Over the last decade, China, Hong Kong (China), the Republic of Korea and Singapore have moved up in the ranking of largest ship-owning countries, while Germany, Norway and the United States have a lower market share today than in 2005. In South America, the largest ship-owning country (in deadweight tonnage) continues to be Brazil, followed by Mexico, Chile and Argentina. The African country with the largest fleet ownership is Angola, followed by Nigeria and Egypt.
China ranked highest on the UNCTAD Liner Shipping Connectivity Index, which provides an indicator of a coastal country’s access to the global liner shipping network (the network of regular maritime transport services for containerized cargo). China was followed by Singapore, Hong Kong (China), the Republic of Korea, Malaysia and Germany.
The best-connected countries in Africa are Morocco, Egypt and South Africa, reflecting their positions at the corners of the continent. In Latin America, Panama ranks highest on the Liner Shipping Connectivity Index, benefiting from the Panama Canal and from being at the crossroads of main East–West and North–South routes, followed by Mexico, Colombia and Brazil. The 10 economies that rank lowest on the Index are all island States, reflecting their low-trade volumes and remoteness.
At the beginning of 2015, the report reveals, the top 10 liner shipping companies operated more than 61 per cent of the global container fleet, and the top 20 controlled 83 per cent of all container-carrying capacity. Together, the three largest companies have a share of almost 35 per cent of the world total.
The average vessel size for all new vessels on order by the top 15 companies is above 10,000 twenty-foot equivalent units, which is double the current average size of vessels in the existing fleet of each company. Only very few companies outside the top 20 carriers have placed any new orders and these orders are for far smaller vessel sizes.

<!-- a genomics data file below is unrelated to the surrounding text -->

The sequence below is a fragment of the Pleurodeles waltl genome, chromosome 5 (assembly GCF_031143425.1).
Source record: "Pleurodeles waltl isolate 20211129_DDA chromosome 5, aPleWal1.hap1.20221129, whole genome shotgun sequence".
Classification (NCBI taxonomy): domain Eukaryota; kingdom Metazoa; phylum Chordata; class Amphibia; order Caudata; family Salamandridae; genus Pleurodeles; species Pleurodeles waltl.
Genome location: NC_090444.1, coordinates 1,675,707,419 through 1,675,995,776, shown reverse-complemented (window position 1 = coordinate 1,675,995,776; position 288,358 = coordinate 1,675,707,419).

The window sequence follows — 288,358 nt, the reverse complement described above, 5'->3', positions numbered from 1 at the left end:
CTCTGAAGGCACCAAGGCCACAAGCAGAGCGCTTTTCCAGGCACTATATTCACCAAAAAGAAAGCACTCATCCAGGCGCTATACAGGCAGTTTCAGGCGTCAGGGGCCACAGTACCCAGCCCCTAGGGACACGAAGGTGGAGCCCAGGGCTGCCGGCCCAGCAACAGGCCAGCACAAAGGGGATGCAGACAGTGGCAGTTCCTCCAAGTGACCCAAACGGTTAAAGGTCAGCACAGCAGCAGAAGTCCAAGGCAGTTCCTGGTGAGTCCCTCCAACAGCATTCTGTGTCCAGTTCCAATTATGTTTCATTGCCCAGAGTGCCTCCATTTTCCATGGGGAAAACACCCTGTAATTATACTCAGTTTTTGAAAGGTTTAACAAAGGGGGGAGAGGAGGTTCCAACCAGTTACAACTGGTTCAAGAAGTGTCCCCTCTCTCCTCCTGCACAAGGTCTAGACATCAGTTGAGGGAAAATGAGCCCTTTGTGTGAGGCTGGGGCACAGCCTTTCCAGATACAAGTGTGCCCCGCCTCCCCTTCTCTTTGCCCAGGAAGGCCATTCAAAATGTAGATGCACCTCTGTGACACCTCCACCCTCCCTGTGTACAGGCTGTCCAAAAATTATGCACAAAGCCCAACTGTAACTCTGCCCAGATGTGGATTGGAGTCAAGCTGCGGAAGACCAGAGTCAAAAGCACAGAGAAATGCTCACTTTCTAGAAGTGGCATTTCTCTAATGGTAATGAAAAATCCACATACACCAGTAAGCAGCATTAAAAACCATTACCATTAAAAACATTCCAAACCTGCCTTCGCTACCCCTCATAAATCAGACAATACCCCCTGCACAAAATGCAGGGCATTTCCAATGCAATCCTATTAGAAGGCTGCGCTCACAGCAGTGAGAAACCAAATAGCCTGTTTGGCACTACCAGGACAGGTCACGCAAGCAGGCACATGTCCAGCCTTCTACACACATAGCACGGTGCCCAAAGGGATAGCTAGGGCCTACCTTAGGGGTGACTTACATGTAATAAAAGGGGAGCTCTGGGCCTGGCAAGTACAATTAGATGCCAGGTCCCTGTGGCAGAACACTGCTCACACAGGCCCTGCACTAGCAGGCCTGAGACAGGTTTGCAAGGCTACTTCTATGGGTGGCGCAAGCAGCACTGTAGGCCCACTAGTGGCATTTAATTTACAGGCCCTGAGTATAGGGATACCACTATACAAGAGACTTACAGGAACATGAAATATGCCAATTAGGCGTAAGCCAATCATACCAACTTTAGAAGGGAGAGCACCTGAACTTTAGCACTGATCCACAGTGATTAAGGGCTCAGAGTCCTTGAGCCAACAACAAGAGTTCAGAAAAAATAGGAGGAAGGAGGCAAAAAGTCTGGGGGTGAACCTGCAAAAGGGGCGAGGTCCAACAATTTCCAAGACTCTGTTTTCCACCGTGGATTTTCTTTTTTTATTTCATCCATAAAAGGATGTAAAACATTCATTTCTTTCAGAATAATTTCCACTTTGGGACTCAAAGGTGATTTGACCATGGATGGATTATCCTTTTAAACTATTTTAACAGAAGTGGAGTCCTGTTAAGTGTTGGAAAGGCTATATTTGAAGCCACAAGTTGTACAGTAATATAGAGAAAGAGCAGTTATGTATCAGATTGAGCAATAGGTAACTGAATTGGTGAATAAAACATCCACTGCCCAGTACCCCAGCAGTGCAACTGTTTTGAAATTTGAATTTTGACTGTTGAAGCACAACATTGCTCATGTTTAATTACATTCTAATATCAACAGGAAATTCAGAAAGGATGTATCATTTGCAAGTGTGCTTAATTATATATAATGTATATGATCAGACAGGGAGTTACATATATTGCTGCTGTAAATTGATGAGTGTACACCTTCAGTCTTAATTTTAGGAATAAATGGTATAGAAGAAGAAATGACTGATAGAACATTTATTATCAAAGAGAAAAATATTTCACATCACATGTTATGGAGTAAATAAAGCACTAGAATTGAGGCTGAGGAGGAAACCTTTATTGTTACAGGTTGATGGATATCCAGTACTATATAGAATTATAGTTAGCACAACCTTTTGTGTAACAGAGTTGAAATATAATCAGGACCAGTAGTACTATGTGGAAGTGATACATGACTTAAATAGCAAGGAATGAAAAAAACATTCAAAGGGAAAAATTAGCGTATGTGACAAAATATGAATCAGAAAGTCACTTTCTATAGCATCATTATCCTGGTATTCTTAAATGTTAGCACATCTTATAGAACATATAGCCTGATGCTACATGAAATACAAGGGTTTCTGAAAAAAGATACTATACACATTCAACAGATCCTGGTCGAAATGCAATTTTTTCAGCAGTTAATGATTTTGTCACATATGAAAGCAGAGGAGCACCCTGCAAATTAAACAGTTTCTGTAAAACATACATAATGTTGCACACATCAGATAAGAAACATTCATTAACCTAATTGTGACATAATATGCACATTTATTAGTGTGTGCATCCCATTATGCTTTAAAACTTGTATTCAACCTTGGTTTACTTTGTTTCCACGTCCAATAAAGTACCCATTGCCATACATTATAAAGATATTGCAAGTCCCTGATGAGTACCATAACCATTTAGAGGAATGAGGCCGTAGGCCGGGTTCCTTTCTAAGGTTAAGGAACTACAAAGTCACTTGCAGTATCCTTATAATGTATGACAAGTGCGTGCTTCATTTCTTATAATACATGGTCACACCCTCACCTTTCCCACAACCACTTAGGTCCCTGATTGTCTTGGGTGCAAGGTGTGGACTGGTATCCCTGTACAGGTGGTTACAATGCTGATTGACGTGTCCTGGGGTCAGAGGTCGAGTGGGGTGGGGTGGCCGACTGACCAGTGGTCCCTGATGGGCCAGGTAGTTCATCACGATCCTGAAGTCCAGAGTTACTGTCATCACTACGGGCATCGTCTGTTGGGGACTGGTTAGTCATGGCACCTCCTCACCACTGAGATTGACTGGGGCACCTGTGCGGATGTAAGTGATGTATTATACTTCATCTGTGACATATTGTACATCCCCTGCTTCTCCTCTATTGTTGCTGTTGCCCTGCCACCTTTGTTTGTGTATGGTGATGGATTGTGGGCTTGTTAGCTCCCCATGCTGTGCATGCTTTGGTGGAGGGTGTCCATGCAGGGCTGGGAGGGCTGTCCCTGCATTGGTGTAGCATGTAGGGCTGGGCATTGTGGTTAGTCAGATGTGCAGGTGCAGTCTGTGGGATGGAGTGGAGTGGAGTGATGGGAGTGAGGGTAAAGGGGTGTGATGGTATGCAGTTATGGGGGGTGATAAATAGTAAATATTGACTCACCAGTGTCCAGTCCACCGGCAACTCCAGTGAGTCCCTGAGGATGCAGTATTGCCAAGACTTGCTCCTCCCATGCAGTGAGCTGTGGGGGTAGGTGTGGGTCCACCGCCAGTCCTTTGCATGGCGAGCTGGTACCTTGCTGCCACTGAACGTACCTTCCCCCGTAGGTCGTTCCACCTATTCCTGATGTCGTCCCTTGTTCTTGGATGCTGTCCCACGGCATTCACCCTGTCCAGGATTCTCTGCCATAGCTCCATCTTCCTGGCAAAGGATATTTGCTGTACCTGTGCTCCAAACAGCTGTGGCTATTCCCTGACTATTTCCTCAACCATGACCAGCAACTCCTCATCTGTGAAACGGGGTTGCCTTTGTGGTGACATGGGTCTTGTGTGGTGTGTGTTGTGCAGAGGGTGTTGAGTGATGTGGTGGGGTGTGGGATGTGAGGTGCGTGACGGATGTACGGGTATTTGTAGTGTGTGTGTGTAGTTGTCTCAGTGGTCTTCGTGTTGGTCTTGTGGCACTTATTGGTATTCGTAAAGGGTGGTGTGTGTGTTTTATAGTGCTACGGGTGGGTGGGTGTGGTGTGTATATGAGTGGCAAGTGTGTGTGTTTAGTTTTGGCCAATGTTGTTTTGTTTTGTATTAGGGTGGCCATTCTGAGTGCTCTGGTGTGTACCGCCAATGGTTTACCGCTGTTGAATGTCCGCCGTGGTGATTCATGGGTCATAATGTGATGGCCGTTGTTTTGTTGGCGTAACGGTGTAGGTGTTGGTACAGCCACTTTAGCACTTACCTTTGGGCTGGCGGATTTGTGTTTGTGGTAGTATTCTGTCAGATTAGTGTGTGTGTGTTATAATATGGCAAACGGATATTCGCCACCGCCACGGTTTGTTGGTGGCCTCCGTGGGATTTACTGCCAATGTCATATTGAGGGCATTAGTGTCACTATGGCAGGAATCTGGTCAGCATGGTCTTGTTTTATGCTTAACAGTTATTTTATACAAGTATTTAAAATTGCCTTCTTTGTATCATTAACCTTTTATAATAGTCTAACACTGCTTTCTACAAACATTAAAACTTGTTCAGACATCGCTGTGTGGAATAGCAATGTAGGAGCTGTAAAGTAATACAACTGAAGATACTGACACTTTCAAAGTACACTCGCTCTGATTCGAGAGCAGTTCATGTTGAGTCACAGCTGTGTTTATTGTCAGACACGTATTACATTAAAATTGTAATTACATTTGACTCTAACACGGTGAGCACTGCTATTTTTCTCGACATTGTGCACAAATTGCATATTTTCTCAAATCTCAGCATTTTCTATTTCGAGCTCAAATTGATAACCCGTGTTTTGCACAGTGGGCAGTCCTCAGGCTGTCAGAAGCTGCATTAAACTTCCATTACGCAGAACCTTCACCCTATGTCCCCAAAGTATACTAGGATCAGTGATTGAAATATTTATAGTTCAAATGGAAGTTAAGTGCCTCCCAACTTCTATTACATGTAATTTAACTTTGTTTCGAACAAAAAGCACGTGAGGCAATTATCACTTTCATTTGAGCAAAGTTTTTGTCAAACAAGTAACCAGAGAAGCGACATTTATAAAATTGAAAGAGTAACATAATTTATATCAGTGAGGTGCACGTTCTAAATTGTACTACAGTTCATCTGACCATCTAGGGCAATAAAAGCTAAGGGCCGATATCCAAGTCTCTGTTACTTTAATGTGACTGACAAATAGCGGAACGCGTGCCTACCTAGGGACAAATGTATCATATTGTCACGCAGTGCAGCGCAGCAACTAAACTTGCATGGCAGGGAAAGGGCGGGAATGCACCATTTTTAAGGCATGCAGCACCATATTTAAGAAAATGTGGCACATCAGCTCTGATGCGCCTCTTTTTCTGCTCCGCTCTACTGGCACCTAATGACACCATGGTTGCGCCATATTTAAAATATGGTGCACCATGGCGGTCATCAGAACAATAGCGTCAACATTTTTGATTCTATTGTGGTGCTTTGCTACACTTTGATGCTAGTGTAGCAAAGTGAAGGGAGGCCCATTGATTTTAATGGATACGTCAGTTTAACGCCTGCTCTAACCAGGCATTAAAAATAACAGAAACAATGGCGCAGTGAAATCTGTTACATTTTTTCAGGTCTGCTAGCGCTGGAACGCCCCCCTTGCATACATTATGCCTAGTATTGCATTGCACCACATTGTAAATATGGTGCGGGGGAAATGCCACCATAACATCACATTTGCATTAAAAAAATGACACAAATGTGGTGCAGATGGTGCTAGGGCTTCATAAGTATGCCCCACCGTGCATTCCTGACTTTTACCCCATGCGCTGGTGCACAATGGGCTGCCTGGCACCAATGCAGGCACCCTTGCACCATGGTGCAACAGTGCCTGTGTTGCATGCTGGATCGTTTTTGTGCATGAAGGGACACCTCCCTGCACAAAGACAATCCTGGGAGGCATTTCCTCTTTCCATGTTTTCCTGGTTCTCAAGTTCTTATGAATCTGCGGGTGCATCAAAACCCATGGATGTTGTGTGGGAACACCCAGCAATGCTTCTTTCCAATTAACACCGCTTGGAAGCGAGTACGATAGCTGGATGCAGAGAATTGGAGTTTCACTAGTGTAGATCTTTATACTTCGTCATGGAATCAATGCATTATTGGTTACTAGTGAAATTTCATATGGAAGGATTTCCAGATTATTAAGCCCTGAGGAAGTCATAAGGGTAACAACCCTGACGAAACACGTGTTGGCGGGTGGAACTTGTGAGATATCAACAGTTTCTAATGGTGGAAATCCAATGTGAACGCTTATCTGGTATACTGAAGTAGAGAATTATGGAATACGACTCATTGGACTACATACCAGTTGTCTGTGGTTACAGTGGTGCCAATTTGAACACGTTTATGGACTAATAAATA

Rates of tonnage added to the global fleet continued to decline in absolute terms compared to previous years. The report notes, however, that the overall growth rate of tonnage remained above indicators such as that of global gross domestic product and trade growth, and slightly higher than that of the growth of seaborne trade (3.4 per cent in 2014).
In addition, the report reveals that, for the first time since the peak of the shipbuilding cycle, the average age of the world fleet increased slightly in 2014. The delivery of fewer new ships, combined with reduced scrapping activity, means that newer tonnage no longer compensates for the natural aging of the fleet.
The share of global goods loaded at developing country seaports was estimated at 60 per cent in 2014, while the import demand of developing countries, as measured by the volume of goods unloaded at their seaports, reached 61 per cent, UNCTAD data show. This means that for the first time in recorded history, the developing country share in the volume of imports slightly exceeded their share in exports.